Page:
Regenerative soil is soil that is alive: it is carbon-rich and host to myriad fungal and bacterial communities that collaborate with healthy plant roots in the sequestration of atmospheric carbon. These collaborators are constantly trading liquid carbon (exuded by plant roots during photosynthesis) for water molecules sourced from deep soils. This rich, pungent soil can be spotted with the naked eye, Calhoun explains. “Are plant root bundles long, thick, and tangled? Does soil stick to the roots? Is it warm, moist, and alive? Or are the roots sparse and dry — and the soil even sparser?”
Regenerative soil can be created by a number of ecosystem factors, including:
- Increased flora diversity: The more varied plants an ecosystem has, the healthier the soil. More than eight plants growing together seems to be the magic number.
- More perennial plants: Perennials go dormant instead of dying during winter, creating large, complex root systems compounded year after year.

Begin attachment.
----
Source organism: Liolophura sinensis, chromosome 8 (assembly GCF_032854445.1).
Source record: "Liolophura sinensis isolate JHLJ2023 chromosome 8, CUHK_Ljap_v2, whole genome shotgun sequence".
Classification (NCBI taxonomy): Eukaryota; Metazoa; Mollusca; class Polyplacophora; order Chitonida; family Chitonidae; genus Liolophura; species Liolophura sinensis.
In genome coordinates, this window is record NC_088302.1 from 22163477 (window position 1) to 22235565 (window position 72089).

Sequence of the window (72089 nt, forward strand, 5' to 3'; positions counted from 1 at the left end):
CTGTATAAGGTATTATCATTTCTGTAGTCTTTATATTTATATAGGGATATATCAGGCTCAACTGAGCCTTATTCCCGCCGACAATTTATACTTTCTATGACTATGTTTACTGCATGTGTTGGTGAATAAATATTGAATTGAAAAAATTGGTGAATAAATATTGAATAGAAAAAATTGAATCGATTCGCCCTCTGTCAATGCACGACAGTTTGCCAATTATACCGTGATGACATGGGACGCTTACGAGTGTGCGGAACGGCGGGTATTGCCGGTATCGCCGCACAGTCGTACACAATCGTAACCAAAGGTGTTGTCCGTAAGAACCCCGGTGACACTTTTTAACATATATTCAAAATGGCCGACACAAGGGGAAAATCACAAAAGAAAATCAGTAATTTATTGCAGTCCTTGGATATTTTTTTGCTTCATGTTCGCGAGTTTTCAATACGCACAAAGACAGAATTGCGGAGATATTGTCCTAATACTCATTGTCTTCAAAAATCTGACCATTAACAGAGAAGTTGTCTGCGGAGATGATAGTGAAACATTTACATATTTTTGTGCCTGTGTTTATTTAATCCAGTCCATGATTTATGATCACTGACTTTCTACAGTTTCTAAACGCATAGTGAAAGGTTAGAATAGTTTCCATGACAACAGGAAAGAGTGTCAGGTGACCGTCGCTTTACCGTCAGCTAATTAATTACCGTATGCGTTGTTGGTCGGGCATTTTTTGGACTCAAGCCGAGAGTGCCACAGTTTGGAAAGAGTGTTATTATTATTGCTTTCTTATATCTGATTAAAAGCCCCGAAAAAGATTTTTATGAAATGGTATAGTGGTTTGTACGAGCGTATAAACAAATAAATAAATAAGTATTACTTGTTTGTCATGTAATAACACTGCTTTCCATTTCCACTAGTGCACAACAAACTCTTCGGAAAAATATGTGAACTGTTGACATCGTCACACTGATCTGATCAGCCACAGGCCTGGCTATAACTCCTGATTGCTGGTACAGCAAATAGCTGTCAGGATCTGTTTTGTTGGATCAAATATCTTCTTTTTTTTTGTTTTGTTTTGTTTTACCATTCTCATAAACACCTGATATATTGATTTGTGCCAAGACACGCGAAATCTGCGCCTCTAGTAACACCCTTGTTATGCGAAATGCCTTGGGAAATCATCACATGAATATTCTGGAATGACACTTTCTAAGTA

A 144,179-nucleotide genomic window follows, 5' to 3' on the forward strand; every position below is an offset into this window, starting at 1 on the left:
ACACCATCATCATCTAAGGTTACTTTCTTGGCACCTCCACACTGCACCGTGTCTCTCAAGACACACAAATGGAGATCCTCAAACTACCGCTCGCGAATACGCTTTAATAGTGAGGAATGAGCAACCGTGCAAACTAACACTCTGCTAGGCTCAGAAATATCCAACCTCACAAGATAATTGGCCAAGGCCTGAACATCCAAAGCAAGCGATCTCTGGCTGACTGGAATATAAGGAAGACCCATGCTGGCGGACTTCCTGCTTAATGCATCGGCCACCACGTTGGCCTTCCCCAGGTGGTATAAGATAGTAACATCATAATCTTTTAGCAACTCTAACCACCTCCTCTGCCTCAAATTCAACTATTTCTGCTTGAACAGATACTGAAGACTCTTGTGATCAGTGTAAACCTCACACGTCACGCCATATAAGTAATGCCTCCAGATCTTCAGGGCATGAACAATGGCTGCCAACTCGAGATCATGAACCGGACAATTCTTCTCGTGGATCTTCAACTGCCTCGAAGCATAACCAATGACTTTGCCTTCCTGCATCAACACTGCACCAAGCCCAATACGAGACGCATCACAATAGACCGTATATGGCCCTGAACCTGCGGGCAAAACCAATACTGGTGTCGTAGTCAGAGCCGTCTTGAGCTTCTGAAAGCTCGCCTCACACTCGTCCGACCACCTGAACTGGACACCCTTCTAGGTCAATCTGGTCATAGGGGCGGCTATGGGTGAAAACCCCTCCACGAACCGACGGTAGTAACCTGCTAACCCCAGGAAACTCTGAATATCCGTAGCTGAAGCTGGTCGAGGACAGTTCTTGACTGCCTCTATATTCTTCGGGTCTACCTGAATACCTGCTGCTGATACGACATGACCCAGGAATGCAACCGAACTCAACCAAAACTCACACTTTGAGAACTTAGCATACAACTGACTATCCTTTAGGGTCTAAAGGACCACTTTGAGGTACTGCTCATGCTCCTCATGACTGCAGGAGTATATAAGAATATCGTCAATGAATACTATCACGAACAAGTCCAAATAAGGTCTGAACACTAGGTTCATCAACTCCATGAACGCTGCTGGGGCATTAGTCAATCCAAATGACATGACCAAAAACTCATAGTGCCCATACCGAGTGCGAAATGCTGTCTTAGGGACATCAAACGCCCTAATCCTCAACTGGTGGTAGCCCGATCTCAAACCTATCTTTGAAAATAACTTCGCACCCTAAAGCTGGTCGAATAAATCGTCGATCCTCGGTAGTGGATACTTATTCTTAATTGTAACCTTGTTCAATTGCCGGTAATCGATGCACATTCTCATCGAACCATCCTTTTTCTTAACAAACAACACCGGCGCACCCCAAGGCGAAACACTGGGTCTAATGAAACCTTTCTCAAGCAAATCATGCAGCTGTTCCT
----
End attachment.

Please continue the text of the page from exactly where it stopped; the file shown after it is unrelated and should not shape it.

- The help of ruminant animals: Cows and sheep can encourage soil health through natural soil disturbance, waste and grazing. Grasses that have been grazed will release roots underground to stay balanced, and these roots feed soil microbes that help absorb carbon.
These factors work together to exponentially increase green plant life, photosynthesis, underground root systems and water retention, ultimately pulling more and more carbon from the air back into the soil each seasonal cycle.
How to Create Regenerative Soil
Farming and ranching techniques that sequester carbon are often synonymous with letting nature work organically — which saves time, money, and effort while producing better results. For example, if you let a wild field grow naturally with minimal interference, you’ll see flora and fauna diversity and native perennial grasses sprout up in no time. This can happen on unplanted land or as a ground cover for planted crops. The less barren soil we have, the better.
In fact, what soil scientists and carbon farmers are now learning about photosynthesis, biodiversity, and underground ecosystems supports a “new” approach to growing food that is really just old wisdom resurfaced. No more tilling, mono-cropping, chemical fertilizers, or other industrial farming elements that don’t actually exist in the natural world.